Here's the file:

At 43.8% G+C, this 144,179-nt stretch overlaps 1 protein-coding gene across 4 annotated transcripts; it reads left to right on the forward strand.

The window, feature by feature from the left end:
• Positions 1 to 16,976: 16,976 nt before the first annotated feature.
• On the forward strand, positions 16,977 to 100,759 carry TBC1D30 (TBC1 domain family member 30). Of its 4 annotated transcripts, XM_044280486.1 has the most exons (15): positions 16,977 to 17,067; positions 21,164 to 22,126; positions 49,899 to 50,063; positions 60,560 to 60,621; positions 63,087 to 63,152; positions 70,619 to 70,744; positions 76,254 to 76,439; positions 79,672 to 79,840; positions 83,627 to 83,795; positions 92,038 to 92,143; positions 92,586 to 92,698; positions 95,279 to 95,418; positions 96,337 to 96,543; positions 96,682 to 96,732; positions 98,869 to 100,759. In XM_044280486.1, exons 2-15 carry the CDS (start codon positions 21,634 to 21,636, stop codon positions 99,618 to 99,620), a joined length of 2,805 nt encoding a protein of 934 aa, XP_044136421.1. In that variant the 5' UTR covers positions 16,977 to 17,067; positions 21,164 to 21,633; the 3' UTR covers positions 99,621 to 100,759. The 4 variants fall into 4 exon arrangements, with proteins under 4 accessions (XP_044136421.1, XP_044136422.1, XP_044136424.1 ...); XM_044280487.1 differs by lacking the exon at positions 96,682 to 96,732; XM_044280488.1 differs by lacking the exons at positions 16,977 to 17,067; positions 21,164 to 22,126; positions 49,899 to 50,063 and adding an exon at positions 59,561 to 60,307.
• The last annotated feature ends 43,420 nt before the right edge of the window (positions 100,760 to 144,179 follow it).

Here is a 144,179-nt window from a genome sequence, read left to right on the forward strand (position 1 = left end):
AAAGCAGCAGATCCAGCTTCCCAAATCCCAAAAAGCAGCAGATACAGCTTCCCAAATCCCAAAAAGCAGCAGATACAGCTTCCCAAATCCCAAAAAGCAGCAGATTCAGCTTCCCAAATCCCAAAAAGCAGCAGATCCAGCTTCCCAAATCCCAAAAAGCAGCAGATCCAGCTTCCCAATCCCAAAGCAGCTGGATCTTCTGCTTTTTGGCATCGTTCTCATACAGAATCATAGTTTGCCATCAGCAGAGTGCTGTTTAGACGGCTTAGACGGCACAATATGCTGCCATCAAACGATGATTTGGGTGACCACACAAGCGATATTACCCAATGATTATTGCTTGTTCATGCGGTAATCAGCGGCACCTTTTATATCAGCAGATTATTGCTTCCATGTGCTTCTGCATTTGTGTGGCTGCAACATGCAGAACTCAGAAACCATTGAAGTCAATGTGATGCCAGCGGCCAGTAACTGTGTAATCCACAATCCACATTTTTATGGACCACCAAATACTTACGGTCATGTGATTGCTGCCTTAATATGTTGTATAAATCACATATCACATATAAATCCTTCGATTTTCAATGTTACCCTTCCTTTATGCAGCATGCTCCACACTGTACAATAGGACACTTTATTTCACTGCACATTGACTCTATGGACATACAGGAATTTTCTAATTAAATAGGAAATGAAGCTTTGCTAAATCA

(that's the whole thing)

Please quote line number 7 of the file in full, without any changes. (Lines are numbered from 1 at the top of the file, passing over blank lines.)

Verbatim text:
AAAGCAGCAGATCCAGCTTCCCAAATCCCAAAAAGCAGCAGATACAGCTTCCCAAATCCCAAAAAGCAGCAGATACAGCTTCCCAAATCCCAAAAAGCAGCAGATTCAGCTTCCCAAATCCCAAAAAGCAGCAGATCCAGCTTCCCAAATCCCAAAAAGCAGCAGATCCAGCTTCCCAATCCCAAAGCAGCTGGATCTTCTGCTTTTTGGCATCGTTCTCATACAGAATCATAGTTTGCCATCAGCAGAGTGCTGTTTAGACGGCTTAGACGGCACAATATGCTGCCATCAAACGATGATTTGGGTGACCACACAAGCGATATTACCCAATGATTATTGCTTGTTCATGCGGTAATCAGCGGCACCTTTTATATCAGCAGATTATTGCTTCCATGTGCTTCTGCATTTGTGTGGCTGCAACATGCAGAACTCAGAAACCATTGAAGTCAATGTGATGCCAGCGGCCAGTAACTGTGTAATCCACAATCCACATTTTTATGGACCACCAAATACTTACGGTCATGTGATTGCTGCCTTAATATGTTGTATAAATCACATATCACATATAAATCCTTCGATTTTCAATGTTACCCTTCCTTTATGCAGCATGCTCCACACTGTACAATAGGACACTTTATTTCACTGCACATTGACTCTATGGACATACAGGAATTTTCTAATTAAATAGGAAATGAAGCTTTGCTAAATCA